The student news site of Baruch

The Ticker

The student news site of Baruch

The Ticker

The student news site of Baruch

The Ticker

Sorry, there are no polls available at the moment.

New Future Islands album illustrates young love

Raph PH | Wikimedia Commons

The Baltimore-based synth-pop band Future Islands released their album “People Who Aren’t There Anymore” on Jan. 25. Whisking listeners away in a whirl of synths, guitar and passionate vocals, the album depicts a memory of two young, equally sweet, and toxic lovers and paints a portrait of a love that is as ugly as it is beautiful.

The album consists of six previously released pieces and six new tracks. “Give Me the Ghost Back,” “Corner of My Eye,” “The Thief,” “Iris,” “The Sickness” and “The Garden Wheel” are all new additions to the band’s discography.

Vocalist Samuel Herring gestures with his arms wide open in “King of Sweden.” The song captures feelings of naïve teenage love and rebellion. When listening to the song, it’s easy to picture a “promposal” or someone sneaking out for the first time. Listeners find themselves hopeful about the young love just discovered, washing up on an unfamiliar shore.

“The Tower” tells of a stinging, nostalgic pain. As the sugary, sweet synth melodies bounce around, it suggests that the depicted memory is happy, a memory enjoyed but best enjoyed retrospectively.

Slowly, as the memory overtakes, “Deep In The Night” gets lost in a slow-tempo longing. “Say Goodbye” brings the tempo back up. The track brings up feelings of hope, holding onto love and saying goodbye to the passing of time as the world falls like sand between one’s fingers.

“Give Me the Ghost Back” rises through artificial bubbles in toxic waste. It makes one feel like they’re trapped in a haunted mansion. The song creates a maze of memories and trap doors impossible to escape from.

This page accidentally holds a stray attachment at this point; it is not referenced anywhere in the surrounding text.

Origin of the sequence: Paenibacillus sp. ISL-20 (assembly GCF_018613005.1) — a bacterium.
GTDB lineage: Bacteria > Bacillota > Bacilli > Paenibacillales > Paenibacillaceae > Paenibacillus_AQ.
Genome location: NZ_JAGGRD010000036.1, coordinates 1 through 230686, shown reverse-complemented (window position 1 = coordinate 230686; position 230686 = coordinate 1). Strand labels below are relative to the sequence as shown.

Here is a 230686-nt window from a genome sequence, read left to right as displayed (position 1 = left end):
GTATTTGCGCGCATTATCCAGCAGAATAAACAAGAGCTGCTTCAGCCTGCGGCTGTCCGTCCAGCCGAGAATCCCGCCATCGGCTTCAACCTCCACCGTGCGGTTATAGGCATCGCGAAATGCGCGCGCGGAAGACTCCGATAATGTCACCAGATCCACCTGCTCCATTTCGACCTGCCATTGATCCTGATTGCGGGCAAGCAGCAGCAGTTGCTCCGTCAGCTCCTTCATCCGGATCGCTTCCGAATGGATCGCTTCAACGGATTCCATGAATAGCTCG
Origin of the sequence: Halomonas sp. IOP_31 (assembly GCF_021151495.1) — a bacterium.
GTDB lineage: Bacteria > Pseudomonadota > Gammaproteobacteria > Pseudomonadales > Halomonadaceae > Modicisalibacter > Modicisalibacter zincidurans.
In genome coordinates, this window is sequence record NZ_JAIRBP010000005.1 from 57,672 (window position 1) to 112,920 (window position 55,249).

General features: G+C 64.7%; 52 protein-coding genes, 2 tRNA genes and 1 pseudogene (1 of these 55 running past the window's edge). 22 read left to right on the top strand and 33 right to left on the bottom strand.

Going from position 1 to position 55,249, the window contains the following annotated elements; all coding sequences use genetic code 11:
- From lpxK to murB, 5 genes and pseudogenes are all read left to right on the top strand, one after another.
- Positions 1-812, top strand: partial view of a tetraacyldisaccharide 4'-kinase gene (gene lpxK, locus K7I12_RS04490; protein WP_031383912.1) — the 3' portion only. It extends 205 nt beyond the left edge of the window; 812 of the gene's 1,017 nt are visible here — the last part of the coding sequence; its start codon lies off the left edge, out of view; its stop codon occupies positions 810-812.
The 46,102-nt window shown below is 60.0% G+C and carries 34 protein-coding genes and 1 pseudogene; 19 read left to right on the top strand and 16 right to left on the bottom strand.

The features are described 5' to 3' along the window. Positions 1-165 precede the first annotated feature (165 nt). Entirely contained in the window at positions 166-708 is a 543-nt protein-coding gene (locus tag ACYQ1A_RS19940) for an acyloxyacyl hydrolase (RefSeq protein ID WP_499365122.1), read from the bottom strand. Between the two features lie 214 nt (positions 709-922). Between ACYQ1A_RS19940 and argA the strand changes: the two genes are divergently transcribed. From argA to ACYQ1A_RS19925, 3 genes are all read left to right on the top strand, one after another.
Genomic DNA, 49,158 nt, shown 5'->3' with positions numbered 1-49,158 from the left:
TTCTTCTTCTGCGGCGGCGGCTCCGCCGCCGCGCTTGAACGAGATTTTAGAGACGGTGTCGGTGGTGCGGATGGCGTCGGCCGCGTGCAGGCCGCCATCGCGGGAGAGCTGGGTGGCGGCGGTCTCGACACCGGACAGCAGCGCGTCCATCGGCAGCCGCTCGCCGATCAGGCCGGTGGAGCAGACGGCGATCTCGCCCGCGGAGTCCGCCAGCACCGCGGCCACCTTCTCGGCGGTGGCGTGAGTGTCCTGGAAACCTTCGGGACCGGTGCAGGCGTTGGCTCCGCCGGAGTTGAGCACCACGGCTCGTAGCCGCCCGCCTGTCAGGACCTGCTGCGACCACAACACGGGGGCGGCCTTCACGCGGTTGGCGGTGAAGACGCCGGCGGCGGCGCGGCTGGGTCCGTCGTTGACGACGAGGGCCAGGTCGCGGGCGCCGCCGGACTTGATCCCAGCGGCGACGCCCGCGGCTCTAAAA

“Corner of My Eye” is the album’s crown jewel. It carries an intense spiritual energy that makes one want to hold their hands up to the sky in praise and ask for forgiveness for something beyond comprehension. The lyric “It’s perfect so it’s done now” closes the song with a bittersweet goodbye, appreciating what existed.

Shifting into “The Thief” is a jaunty, hopeful tune, taking inspiration from a spring day or a walk in the early morning. It broke the melancholy of the previous track almost abruptly. “Iris” sauntered, blending with “The Thief” by using an upbeat, positive beam of sun.

As the melody in “Peach” climbs throughout the track, it forces the listener to look up and feel hope and sadness. “The Sickness” admits something to the listener and gives something up to gain more. A hopeful but remorseful guitar serenades a child who is still hurt but heals and takes.

Listeners are brought back to the beginning with “The Garden Wheel,” which resembles the first track in the album, yet without the pops and plucks of the synth. It’s full of high-energy yearning for itself and how it was, but it isn’t quite the same. 

“People Who Aren’t There Anymore” leaves listeners with more questions than answers, yet it still provides a sense of resolution.

View Comments (1)
More to Discover
Donate to The Ticker

Comments (1)

All The Ticker Picks Reader Picks Sort: Newest

Your email address will not be published. Required fields are marked *

  • S

    SarahFeb 21, 2024 at 11:32 pm

    This must be a satirical illustration of imagery. Music is transformed through each personification and encapsulated window… yet I just can’t help but loathe this interpretation greatly. I just don’t understand how this album can be compared to a “promposal” in the same sentence with Samuel’s poetry.